Thailand travel · Travel

Bangkok revisited- live Muay Thai in a TV studio

One of the things Thailand is most famous for is Muay Thai or Thai boxing or kickboxing. Known as the art of eight limbs, Muay Thai fighters use their elbows and knees to strike in addition to fists and feet so it is a violent and exciting martial art. I became fascinated by the sport after seeing it in movies like Kickboxer and the Quest, both with Jean Claude Van Damme, as well as online videos of Muay Thai fights.

When I first went to Bangkok in 2013, I was finally able to watch it live at the fabled old Lumpinee Stadium. When I went to Bangkok earlier this year, I decided to go watch Muay Thai live again, but at a different venue – the Channel 7 studio. Less high-profile than the Lumpinee fights, the Channel 7 fights take place on Sunday afternoons, is free to attend, and is broadcast live on TV. The venue is a large indoor space that seats around 500 (I may be off by a quite a bit) and is kind of near Chatuchak Market. It is a very raucous environment, especially if you happen to be in the stands where locals are shouting out or offering bets during each fights. The fights were mostly eventful, though I remember one that went the distance but I was puzzled by who the win was awarded to. There were a couple of TKOs but no outright knockouts. During a fight, the most exciting moment is not kicks or punches but when the fightrs clinch and exchange knees.

The venue is situated inside a compound in a residential neighbourhood is across the main road from the Chatuchak Market and subway station, about a 15 minutes’ walk. Because I hadn’t been to the venue before, I actually arrived about 45 minutes early. I took a peek inside the venue, saw a lot of empty seats, so I took a walk around the block and came back. This time, the stands were packed so I went to the side where there were some empty seats. It turned out this was where a lot of bookies were operating, and I jostled with an older man who demanded I give up my seat. I didn’t and he eventually squeezed in next to me, and we spent the whole event side by side. This old guy was one of the main bookies who kept shouting out bets and taking in money throughout the fight. As I don’t know Thai, I couldn’t understand exactly what was going on but I know that the betting would be especially frenetic when people though a knockout would happen.

The more prestigious fights take place at the new Lumpinee Stadium and Rajadamnern Stadium several evenings a week but cost quite a lot for foreigners (around $40 for the standing area, the seats cost much more). But the cards at these stadiums feature more fights and sometimes, there are title fights. For some reason, these stadiums are located in northern Bangkok and are not close to the subway so you need to take a taxi to get to it. It’s not that convenient to go to (if you are a non-local and don’t know your way around) since fights end at after 9.30 pm. The old Lumpinee Stadium was very close to the Lumpinee subway station.

Prefight preparation with the fighters outside the entrance. The facilities are rather sparse here.

The TV cameras at the back as well as the live broadcast on the screen to the right.

Southeast Asia travel · Thailand travel · Travel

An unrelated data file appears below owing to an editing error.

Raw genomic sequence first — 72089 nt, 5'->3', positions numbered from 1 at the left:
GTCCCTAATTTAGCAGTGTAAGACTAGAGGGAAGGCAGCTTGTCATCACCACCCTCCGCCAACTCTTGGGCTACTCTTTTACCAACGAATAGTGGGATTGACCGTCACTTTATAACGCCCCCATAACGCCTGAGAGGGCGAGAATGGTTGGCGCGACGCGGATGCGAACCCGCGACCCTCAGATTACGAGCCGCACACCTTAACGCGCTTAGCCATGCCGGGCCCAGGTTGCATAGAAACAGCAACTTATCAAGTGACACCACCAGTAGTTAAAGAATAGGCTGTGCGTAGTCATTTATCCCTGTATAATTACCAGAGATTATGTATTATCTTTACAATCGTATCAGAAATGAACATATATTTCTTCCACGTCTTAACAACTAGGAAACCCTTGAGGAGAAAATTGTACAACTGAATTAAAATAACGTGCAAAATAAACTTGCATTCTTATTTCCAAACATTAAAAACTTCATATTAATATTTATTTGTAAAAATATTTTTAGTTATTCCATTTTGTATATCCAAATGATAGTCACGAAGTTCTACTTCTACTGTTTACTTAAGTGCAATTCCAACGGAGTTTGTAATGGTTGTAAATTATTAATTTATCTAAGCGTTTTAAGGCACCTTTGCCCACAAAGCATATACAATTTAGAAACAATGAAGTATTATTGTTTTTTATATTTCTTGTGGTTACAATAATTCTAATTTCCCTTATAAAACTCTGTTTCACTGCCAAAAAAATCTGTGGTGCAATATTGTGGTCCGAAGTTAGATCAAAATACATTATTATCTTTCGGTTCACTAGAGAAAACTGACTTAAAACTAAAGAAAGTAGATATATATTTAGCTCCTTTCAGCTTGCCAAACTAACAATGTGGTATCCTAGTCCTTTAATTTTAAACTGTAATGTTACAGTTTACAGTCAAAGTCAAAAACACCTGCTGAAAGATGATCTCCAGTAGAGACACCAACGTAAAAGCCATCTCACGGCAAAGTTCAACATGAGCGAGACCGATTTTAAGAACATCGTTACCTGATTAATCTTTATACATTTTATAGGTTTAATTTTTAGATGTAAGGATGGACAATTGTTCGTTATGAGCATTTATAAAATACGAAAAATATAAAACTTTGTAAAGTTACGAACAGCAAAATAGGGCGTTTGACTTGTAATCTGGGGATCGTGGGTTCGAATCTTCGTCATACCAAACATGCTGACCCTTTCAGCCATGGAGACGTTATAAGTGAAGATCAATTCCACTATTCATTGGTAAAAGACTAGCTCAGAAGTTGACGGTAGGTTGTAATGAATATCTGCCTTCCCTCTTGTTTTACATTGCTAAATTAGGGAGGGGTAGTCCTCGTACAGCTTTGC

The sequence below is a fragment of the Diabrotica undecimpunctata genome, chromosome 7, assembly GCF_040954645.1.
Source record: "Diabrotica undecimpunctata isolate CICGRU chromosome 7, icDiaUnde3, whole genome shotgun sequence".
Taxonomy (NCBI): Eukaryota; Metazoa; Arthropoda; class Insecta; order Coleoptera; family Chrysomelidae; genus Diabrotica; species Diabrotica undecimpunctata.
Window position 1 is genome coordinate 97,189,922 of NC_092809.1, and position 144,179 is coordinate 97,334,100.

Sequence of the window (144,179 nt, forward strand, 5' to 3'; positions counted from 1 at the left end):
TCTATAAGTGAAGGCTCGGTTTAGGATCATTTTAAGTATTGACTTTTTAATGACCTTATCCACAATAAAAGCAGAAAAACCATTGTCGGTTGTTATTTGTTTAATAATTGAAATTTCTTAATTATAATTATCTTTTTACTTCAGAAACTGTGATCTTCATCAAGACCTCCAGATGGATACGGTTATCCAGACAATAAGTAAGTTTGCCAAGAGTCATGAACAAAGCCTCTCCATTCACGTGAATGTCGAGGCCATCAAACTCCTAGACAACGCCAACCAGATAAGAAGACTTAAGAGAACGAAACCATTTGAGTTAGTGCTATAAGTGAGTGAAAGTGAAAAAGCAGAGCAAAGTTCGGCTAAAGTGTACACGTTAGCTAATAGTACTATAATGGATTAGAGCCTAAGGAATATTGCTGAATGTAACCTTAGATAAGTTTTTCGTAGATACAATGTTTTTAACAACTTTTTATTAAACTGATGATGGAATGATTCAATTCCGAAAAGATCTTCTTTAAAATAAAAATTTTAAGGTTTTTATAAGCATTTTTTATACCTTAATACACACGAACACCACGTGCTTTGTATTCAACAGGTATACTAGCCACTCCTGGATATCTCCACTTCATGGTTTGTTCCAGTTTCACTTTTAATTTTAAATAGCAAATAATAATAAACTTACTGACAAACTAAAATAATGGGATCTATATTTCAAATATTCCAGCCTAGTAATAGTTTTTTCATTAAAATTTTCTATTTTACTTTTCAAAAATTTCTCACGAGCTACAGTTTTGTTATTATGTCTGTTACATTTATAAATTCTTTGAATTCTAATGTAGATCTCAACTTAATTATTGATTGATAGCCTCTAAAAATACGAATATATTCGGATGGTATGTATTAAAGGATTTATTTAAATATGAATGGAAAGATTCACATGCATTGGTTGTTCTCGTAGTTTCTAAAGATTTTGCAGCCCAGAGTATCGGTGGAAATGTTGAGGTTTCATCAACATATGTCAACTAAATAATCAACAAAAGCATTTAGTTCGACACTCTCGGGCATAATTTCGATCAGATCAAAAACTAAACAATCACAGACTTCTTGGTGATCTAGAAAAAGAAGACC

Bangkok revisited

Bangkok is a city I didn’t like much the first time I went there several years ago. But after going there a couple of times again in the last two years, for brief stays while transiting to other places, I confess I’ve had a change of heart. Not only does Bangkok not seem so noisy, ugly and stifling, I think I might even like it a bit.

Once you go beyond the famous attractions like the Royal Palace, Wat Pho, Wat Arun, and the mega-malls, there are a number of interesting places to check out.
There is the Big Swing, a giant swing over 15 meters high from which people used to swing on it to try to retrieve something from the post during religious ceremonies (it sounds dangerous and indeed it was banned in 1935 due to a number of deaths), and the elaborate Wat Suthat temple next to it.

There are the many English-language bookstores ranging from Asia Books, a local bookstore chain, to Dasa, a multi-level second-hand bookstore, to Kikokuniya, a large Japanese regional bookstore chain. Compare this with Hong Kong where Dymocks and Page One have both shut down in recent years, leaving only local chain Bookazine for English-language books.

Then, there is Jim Thompson House, the former residence of silk magnate Jim Thompson. The small, but spacious and pleasant compound consists of several red houses, built from teak in the traditional style and brought over from other parts of Thailand, and a garden. The houses are attractive and comfortable, though you can only enter them as part of a tour (which is included as part of the entrance fee). Of course, the houses may be traditional but they are probably much bigger and fancier than the ones regular Thais lived in.
Thompson was an American businessman and intelligence operative (he served in the OSS, the forerunner of the CIA, during World War II) who settled in Bangkok and built up a silk export business, and disappeared in Malaysia’s Cameron Highlands. His disappearance remains a mystery even now though his silk brand is still thriving.
There are more, but that will be for another post.

Another form of public transport in Bangkok, which I took to get to the Giant Swing.
These boat taxis run on the narrow canals (klangs) and are different from the Chao Phraya river taxis and not as pleasant. The canal is not very hygienic and the boats are completely enfolded in tarpaulin, which are let down when passengers get on and off, as you can see in this photo. Try it for the experience, but I wouldn’t recommend taking it more than once.